Top tips for Personal Representatives in Washington State
Posted May 14, 2013
By the Lawyers at Beresford Booth
Being appointed the Personal Representative of an Estate can seem like a daunting responsibility, especially given all the statutory or legal requirements.
For clarification, a personal representative is also called an executor when they are named in a will or an administrator when they are appointed by a court. A female executor is also referred to as an executrix while a female administrator is also referred to as an administratrix.
The Estate Planning and Probate attorneys at Edmonds Washington law firm Beresford Booth PLLC can help navigate you through this process so that estate administration is straightforward, effective, and can be resolved promptly and appropriately. However, whether you jump into the role yourself or engage an attorney to help you, here a few helpful tips to remember:
Remember Your Duties as Personal Representative:
As the personal representative, you are responsible for doing the following:
• Collecting and inventorying the assets of the estate;
• Managing the assets of the estate during the probate process;
• Paying the bills or creditors of the estate
• Making distribution to the heirs or beneficiaries of the estate
Fulfilling these duties in light of the statutory requirements and deadlines will help ensure you are administering the Estate correctly.
Search for Other Documents in Addition to the Will:
While the Will should express the wishes of the decedent, it may also be important to determine if the decedent had other documents that governed his/her assets and distribution. Look for the following documents which may be helpful during estate administration:
• Safety deposit box rental agreements and keys
• Trust Agreements
• Nuptial Agreements
• Life insurance Policies
• Pension, IRA, or Retirement statements
• Marriage, birth, and death certificates
• Divorce papers
• Certificates of deposit, bank statements, checkbooks, and check registers
• Notes receivable and payable
• Motor vehicle titles
• Deeds, deeds of trust, mortgages, leases, and title policies
• Stock and bond certificates and account statements
• Bankruptcy filings
• Partnership, LLC, or corporate agreements
• Unpaid bills
• Health insurance papers
Any of these documents could affect how the Estate is administered or how certain assets are to be handled. Make sure you have a complete picture of the decedent’s estate distribution scheme.
Keep Track of Everything:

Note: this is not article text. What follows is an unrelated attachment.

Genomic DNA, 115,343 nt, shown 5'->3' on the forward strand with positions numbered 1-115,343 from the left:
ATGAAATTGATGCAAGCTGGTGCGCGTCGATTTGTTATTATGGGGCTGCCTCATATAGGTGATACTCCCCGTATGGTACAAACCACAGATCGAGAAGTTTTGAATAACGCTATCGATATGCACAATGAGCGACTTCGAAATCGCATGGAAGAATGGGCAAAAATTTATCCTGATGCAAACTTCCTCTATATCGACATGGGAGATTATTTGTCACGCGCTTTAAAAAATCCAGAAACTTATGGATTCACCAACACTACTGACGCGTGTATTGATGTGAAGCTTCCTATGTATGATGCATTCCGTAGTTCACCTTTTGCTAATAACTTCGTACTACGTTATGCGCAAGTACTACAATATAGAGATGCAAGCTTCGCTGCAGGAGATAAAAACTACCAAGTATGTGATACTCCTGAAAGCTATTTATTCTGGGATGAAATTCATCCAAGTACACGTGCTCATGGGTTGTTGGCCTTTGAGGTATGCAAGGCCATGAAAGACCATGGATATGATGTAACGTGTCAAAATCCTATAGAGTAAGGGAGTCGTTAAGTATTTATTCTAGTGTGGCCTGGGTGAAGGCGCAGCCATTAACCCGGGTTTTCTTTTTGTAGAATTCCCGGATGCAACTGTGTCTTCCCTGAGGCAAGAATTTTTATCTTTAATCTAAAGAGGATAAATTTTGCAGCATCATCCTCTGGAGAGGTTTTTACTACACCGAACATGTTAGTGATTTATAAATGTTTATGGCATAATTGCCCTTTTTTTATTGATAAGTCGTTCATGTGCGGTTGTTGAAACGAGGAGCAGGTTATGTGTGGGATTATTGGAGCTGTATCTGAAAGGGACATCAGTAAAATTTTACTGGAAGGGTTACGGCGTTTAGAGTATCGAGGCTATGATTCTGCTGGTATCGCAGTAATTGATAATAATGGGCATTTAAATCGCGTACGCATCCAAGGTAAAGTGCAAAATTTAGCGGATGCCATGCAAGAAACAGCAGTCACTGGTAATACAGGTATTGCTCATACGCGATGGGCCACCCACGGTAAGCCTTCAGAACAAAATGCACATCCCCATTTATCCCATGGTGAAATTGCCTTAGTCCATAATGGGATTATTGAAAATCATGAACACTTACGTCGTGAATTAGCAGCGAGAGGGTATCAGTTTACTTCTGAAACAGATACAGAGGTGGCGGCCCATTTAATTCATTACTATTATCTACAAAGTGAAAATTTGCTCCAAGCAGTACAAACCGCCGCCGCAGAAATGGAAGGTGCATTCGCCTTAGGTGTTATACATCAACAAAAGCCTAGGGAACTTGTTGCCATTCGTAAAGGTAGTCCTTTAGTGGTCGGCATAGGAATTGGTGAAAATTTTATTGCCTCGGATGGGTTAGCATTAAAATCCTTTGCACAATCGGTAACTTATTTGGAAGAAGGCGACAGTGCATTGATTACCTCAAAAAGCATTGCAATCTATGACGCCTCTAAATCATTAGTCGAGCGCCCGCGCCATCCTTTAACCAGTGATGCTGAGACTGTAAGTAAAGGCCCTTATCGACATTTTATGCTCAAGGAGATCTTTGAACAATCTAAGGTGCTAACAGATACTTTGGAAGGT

• Set up an estate accounting system at the beginning of administration of the estate. For your protection, keep records of all cash and other financial transactions of the estate and provide a written accounting to the beneficiaries.
• Prepare a written inventory of the estate assets. Make sure you include all assets and liabilities of the estate that will need to be addressed during probate.
• Keep track of any bills you pay and creditor’s claims that the estate receives. Be sure to keep track of deadlines and due dates.
• You may be entitled to be compensated for the time you spend carrying out your duties as personal representative. Keep track of your time spent working on the estate administration, including exactly what you did.
Protect Yourself from Potential Liability as Personal Representative:
As the personal representative you may be liable to the beneficiaries for any loss to the estate or for mishandling assets of the estate. Situations in which a personal representative may be found liable include:
• Failure to exercise reasonable care and skill in managing the property of the estate
• Negligently or intentionally using funds from the estate
• Failing to follow the will or commit other actions that breach your fiduciary duty as personal representative
• Negligently or intentionally failing to do something you should have done, such as properly inventorying the assets, or failing to pay the heirs or beneficiaries of the estate.
As personal representative, you’re responsible for managing the estate until it is distributed. What you can and cannot do may be specified in the will or by the probate code. To make sure you are properly handling the Estate and fulfilling your duties as a Personal Representative, contact Beresford Booth’s Estate Planning and Probate group.
BERESFORD BOOTH PLLC has made this content available to the general public for informational purposes only. The information on this site is not intended to convey legal opinions or legal advice.